A Brief History of Microwave Ovens | The Henry Ford’s Innovation Nation

– The kitchens of our grandparents were very different than
the kitchens we have today. There were no buttons and
digital displays back then. Their fridges couldn’t
talk to their phones. Stoves had things called knobs, and you actually had to light a match to fire it up. Then in the 1970s things changed. All of a sudden, our food we could nuke with an oven that began as a fluke. (upbeat music) Until recently, the
techiest kitchen gadget was the microwave oven. The miracle meal zapper that was literally discovered by accident. – It comes out of the
research they were doing during World War II on radar. And one of the engineers walked by what’s called a magnetron, which produces electromagnetic waves, and he noticed that the chocolate bar in his pocket melted. So he decided to investigate this. He brought some popcorn in a bag and put it near the magnetron and it popped. – The engineer
was Percy Spencer, who realized the potential for using tiny electromagnetic waves, or microwaves to cook food. He built a prototype oven in 1946, and the first radar ranges were available the following year. The Henry Ford Museum’s
curator of domestic life, Jeanie Miller, showed me how microwaves have changed through the decades. If I could only have one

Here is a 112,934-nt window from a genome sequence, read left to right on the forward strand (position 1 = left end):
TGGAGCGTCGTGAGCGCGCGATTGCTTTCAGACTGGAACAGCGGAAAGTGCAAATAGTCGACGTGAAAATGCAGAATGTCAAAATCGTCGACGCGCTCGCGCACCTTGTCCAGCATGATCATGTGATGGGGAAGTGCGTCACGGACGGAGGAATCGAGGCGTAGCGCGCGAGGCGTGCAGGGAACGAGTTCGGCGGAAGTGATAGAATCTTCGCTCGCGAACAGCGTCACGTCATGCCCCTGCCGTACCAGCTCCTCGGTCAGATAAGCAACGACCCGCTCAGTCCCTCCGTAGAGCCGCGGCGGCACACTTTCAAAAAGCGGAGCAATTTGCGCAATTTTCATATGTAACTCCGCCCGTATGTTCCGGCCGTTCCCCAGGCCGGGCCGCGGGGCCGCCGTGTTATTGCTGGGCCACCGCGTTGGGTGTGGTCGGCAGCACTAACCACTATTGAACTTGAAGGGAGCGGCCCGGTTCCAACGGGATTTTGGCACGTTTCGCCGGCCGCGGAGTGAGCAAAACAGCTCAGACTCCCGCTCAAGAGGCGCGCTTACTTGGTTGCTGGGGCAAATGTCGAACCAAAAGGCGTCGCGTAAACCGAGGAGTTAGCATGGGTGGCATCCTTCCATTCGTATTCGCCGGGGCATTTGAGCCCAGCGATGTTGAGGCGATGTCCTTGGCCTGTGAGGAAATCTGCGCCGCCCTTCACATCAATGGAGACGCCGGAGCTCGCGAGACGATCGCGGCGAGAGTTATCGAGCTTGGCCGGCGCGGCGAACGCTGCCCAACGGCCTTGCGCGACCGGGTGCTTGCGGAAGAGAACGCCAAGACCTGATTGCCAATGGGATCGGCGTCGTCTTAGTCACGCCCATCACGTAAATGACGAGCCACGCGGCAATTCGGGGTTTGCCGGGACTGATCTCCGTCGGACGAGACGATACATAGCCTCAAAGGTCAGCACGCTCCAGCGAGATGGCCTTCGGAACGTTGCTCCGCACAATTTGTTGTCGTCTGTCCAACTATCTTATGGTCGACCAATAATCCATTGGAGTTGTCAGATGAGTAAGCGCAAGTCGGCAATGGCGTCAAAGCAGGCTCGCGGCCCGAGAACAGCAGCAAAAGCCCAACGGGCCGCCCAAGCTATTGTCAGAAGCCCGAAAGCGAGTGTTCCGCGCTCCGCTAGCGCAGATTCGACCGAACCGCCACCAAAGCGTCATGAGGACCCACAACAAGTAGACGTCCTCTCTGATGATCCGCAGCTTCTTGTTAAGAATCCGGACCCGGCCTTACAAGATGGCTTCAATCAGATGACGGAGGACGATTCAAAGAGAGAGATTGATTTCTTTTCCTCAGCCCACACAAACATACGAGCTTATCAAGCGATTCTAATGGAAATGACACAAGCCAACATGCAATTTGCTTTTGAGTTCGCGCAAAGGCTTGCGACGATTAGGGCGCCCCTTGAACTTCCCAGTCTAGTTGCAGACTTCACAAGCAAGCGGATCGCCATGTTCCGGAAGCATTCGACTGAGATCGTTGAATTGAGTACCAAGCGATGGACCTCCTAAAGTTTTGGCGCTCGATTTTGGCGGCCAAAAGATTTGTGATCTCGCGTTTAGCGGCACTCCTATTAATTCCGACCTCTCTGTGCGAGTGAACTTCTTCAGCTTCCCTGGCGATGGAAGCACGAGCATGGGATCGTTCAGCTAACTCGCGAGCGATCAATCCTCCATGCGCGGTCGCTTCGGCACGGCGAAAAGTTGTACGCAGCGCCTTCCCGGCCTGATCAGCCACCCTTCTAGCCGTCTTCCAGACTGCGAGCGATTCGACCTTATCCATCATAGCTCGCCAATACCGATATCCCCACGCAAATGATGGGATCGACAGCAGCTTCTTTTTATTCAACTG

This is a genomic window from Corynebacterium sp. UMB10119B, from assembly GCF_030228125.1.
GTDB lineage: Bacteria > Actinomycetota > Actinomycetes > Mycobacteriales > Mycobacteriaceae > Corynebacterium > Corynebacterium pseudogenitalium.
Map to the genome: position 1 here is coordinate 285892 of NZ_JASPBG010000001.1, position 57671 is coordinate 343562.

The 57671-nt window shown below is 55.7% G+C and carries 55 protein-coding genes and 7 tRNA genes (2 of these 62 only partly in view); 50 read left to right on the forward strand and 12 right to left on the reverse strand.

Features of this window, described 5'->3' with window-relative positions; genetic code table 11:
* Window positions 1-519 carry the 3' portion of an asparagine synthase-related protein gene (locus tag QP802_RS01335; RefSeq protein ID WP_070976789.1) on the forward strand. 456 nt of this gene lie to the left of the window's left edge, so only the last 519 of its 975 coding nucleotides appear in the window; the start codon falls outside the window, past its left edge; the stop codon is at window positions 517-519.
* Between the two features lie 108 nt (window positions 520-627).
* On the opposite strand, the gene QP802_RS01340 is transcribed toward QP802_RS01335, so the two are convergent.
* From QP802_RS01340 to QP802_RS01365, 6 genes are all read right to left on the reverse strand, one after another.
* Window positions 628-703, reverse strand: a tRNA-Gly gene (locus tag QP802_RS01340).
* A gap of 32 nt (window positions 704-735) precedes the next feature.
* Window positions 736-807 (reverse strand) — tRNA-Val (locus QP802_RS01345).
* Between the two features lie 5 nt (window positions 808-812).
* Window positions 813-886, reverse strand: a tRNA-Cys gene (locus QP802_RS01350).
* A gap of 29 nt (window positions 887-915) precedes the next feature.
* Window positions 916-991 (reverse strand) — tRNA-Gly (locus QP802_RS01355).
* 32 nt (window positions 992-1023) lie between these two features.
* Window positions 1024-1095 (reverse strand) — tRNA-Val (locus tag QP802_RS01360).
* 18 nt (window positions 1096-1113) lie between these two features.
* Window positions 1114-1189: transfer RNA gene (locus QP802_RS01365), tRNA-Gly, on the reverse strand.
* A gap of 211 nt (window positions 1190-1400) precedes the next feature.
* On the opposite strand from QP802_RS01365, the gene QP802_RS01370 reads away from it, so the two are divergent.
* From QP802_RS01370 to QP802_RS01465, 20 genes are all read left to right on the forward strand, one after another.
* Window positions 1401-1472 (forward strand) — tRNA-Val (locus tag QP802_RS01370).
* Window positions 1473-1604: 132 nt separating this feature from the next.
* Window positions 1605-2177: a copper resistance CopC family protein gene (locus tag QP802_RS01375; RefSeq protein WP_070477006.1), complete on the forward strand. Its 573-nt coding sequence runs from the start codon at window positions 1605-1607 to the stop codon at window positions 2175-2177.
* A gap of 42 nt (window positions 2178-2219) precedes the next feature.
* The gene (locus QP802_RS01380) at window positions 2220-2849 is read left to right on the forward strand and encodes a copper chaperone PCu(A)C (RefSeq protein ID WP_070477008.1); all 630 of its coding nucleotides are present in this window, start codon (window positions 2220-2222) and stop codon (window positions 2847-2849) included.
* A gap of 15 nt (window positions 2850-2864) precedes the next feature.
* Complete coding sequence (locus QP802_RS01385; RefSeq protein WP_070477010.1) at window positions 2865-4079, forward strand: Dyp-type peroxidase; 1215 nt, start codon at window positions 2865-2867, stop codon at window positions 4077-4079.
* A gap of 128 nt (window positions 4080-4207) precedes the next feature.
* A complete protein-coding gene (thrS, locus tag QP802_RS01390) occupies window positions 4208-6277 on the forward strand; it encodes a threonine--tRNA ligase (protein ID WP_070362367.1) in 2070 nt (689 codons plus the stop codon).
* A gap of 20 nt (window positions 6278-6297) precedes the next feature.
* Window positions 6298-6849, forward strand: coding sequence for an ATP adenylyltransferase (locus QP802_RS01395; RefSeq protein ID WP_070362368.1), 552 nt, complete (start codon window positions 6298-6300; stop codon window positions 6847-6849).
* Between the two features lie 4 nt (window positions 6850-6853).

appliance in my house, it would be a microwave. – Well, that’s a very good choice because the microwave proved to
be the most time-saving and convenient device to enter the kitchen in the last half of the 20th century. – Microwave cooking units are indeed revolutionary. Cooking without heat. – Behind you, that does not
look like a microwave oven. – This is a very early commercial model of a microwave oven. They were big and expensive. – They weren’t just big. They must have been heavy. – They were very heavy. First prototypes were 750 pounds, and this one from the
mid-’50s is 350 pounds. – Break it down, I’m assuming microwaves
are tiny, tiny waves, much shorter than radio waves. – Shorter than radio waves. The microwaves come. They are absorbed by about
the first inch of the food, and the microwaves create friction, which then creates heat. And that heat is then conveyed
further into the food. – I’m looking at the three here. What is the progression? What is the progression about? – The progression of microwave technology is, in the end, about making
them smaller, more compact, but also more powerful. Modern ones are now
controlled by computer chips, so they can do more
specialized kind of cooking or defrosting with the turn of a dial. – What’s this fish? – This fish is one of the specialized pieces of cookware to cook
in the microwave ovens, and can you guess what it cooks? – Fish? – Yeah, cool. – Sometimes a hat is just a hat. – Yes, the microwave changed
the way you had to cook because in a microwave
oven you can’t put anything in there that is metal
because it can arc and spark, and it could start a fire
in the microwave oven. – To honor Percy Spencer, the man who made microwaves
macro for the entire world, Jeanie and I decided to pop some corn. Thank you, magnetron. Couldn’t live without this. – Oh, it’s great. – I mean, literally could
not live without this.

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